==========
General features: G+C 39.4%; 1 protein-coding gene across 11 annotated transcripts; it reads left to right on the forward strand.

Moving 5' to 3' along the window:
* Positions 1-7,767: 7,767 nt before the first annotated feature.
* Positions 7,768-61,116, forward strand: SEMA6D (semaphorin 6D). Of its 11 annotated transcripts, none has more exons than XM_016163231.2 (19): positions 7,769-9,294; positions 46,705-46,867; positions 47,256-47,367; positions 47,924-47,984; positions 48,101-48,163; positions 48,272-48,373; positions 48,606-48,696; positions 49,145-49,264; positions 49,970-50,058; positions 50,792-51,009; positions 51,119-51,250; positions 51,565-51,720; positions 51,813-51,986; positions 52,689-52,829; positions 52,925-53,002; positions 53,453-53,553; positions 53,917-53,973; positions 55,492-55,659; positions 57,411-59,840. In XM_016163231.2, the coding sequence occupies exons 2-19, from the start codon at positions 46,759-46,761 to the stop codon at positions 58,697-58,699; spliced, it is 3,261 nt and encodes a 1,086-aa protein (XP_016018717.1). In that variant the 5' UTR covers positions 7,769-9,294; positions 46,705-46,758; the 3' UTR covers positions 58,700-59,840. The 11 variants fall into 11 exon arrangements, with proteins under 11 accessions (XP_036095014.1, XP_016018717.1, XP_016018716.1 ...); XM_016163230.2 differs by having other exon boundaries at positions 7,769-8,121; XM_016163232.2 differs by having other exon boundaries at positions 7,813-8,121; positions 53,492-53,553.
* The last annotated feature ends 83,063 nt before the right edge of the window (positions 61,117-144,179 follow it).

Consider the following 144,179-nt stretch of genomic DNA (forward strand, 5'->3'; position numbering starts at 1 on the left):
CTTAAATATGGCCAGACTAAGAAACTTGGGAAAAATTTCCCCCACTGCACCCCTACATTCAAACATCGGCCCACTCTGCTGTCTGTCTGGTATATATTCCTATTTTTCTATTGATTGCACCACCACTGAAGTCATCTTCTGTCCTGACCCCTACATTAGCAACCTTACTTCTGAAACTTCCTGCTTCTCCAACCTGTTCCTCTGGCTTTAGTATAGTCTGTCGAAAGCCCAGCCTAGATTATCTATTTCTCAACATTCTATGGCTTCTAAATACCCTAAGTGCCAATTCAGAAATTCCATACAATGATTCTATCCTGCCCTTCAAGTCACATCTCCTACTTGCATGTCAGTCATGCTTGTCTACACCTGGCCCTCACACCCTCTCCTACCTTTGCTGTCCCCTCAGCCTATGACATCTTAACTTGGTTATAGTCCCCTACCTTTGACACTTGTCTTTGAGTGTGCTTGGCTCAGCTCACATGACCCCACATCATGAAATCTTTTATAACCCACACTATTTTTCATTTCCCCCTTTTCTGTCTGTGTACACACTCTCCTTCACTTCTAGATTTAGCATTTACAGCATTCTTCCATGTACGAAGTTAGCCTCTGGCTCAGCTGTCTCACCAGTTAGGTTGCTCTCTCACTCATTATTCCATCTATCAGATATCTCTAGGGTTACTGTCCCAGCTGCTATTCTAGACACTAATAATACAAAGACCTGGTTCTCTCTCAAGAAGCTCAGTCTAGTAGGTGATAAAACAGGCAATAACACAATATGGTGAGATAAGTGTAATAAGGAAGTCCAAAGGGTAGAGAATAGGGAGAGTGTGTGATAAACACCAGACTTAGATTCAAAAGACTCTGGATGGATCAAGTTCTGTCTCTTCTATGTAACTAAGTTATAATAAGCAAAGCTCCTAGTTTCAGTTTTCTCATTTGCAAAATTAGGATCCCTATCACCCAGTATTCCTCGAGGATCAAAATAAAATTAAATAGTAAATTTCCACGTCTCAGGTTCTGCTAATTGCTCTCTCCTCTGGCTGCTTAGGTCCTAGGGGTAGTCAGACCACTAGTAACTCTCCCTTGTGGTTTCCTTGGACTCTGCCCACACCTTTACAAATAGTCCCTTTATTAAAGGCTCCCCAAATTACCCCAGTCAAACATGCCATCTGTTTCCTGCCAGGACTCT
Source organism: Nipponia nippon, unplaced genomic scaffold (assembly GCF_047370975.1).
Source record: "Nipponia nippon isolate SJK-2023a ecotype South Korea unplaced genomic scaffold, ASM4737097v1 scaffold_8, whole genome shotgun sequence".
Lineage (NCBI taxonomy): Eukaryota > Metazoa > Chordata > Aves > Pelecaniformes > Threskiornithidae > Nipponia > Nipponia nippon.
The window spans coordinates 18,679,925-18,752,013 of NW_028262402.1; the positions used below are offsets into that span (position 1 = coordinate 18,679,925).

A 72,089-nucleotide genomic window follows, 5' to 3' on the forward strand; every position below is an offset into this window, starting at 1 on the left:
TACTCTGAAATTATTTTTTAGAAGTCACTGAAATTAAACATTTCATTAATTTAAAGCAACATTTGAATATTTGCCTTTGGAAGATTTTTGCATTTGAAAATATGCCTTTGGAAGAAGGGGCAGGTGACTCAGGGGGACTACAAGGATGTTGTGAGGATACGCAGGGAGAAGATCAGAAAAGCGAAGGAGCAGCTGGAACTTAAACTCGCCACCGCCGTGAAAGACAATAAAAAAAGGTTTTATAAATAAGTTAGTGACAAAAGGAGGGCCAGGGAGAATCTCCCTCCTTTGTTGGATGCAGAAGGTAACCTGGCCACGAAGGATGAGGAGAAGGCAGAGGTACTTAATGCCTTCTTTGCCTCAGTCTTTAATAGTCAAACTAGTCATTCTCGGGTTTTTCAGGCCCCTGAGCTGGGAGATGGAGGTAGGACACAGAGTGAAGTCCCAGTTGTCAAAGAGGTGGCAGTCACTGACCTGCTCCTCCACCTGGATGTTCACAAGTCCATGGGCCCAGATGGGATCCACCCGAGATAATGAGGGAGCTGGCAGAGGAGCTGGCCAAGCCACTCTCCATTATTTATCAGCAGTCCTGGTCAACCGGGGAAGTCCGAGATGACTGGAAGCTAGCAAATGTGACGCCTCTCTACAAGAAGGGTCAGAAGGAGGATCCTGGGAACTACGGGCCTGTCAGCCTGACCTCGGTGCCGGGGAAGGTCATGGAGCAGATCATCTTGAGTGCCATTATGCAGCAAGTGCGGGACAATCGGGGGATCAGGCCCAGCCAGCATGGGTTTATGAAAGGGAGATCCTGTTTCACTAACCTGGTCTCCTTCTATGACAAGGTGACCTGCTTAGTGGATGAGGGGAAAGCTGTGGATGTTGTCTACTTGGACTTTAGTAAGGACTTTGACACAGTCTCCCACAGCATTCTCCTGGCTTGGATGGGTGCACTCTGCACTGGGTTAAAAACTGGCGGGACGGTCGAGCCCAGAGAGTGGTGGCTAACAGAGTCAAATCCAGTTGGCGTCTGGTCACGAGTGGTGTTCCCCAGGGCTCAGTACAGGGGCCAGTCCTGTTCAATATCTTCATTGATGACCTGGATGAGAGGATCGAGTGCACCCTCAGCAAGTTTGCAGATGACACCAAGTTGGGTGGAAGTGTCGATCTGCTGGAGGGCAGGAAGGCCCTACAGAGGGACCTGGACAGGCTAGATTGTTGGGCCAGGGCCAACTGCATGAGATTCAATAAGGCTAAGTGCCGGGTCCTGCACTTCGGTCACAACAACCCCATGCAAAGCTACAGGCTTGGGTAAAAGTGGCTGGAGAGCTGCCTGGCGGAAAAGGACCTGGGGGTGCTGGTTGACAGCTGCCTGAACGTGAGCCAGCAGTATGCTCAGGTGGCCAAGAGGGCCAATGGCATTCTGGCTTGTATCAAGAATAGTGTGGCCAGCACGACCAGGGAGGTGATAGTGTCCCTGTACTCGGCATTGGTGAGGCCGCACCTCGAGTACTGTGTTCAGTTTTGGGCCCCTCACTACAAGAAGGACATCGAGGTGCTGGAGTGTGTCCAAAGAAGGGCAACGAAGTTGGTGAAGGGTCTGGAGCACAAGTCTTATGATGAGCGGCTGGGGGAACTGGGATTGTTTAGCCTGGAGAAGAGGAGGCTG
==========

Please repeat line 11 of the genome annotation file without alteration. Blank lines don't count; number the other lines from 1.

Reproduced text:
The window spans coordinates 18,679,925-18,752,013 of NW_028262402.1; the positions used below are offsets into that span (position 1 = coordinate 18,679,925).